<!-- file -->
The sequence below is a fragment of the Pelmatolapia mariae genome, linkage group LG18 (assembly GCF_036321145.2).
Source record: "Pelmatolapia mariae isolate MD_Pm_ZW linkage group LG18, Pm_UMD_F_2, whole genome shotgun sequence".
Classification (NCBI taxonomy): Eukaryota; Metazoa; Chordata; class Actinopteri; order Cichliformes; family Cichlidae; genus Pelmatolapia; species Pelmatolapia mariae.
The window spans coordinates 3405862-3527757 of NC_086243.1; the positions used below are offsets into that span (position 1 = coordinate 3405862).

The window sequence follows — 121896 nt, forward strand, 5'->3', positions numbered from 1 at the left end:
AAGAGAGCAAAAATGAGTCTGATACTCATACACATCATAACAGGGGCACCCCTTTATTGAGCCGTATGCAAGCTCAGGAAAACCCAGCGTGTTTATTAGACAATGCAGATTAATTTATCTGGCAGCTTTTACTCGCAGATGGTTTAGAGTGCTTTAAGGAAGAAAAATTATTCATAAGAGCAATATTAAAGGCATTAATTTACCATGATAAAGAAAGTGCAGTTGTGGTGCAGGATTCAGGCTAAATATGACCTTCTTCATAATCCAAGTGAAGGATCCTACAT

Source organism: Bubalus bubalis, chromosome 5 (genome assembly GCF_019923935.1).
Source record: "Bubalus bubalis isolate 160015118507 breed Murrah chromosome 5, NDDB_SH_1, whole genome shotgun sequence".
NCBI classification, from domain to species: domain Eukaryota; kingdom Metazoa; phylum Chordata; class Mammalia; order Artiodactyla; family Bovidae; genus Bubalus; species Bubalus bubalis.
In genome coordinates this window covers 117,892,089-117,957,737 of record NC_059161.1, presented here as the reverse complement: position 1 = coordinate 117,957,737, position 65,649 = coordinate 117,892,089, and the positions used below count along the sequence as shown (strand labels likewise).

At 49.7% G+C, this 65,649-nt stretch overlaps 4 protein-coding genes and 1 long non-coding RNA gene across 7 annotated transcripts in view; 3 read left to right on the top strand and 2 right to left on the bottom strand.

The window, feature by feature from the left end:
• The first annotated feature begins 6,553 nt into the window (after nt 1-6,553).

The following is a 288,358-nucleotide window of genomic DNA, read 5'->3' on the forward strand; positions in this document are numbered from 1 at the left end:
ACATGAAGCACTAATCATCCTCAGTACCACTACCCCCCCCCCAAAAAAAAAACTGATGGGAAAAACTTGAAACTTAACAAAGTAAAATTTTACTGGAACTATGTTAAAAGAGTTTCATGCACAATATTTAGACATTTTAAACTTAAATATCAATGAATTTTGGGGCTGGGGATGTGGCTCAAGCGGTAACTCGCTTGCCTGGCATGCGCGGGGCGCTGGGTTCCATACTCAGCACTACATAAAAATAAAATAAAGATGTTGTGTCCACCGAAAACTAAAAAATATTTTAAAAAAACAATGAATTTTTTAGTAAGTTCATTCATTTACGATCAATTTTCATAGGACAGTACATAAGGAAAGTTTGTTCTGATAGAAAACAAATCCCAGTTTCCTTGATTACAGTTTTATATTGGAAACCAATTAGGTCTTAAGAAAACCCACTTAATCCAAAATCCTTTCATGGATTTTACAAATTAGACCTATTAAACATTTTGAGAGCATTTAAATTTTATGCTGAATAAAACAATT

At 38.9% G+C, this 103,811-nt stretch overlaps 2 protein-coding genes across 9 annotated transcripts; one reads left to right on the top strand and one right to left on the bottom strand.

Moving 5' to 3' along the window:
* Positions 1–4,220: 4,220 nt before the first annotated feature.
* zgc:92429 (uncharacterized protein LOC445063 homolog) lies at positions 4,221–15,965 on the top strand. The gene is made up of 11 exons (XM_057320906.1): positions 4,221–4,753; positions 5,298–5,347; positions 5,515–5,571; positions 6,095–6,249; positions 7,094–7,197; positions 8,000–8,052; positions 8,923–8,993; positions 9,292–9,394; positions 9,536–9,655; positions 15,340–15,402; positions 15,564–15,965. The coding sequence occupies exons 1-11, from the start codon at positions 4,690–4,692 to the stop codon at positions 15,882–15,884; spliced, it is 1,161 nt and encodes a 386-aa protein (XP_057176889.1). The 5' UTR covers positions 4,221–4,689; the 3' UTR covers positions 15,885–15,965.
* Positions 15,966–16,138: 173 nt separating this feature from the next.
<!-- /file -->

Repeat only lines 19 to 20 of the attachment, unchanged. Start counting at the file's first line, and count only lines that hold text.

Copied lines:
* zgc:92429 (uncharacterized protein LOC445063 homolog) lies at positions 4,221–15,965 on the top strand. The gene is made up of 11 exons (XM_057320906.1): positions 4,221–4,753; positions 5,298–5,347; positions 5,515–5,571; positions 6,095–6,249; positions 7,094–7,197; positions 8,000–8,052; positions 8,923–8,993; positions 9,292–9,394; positions 9,536–9,655; positions 15,340–15,402; positions 15,564–15,965. The coding sequence occupies exons 1-11, from the start codon at positions 4,690–4,692 to the stop codon at positions 15,882–15,884; spliced, it is 1,161 nt and encodes a 386-aa protein (XP_057176889.1). The 5' UTR covers positions 4,221–4,689; the 3' UTR covers positions 15,885–15,965.
* Positions 15,966–16,138: 173 nt separating this feature from the next.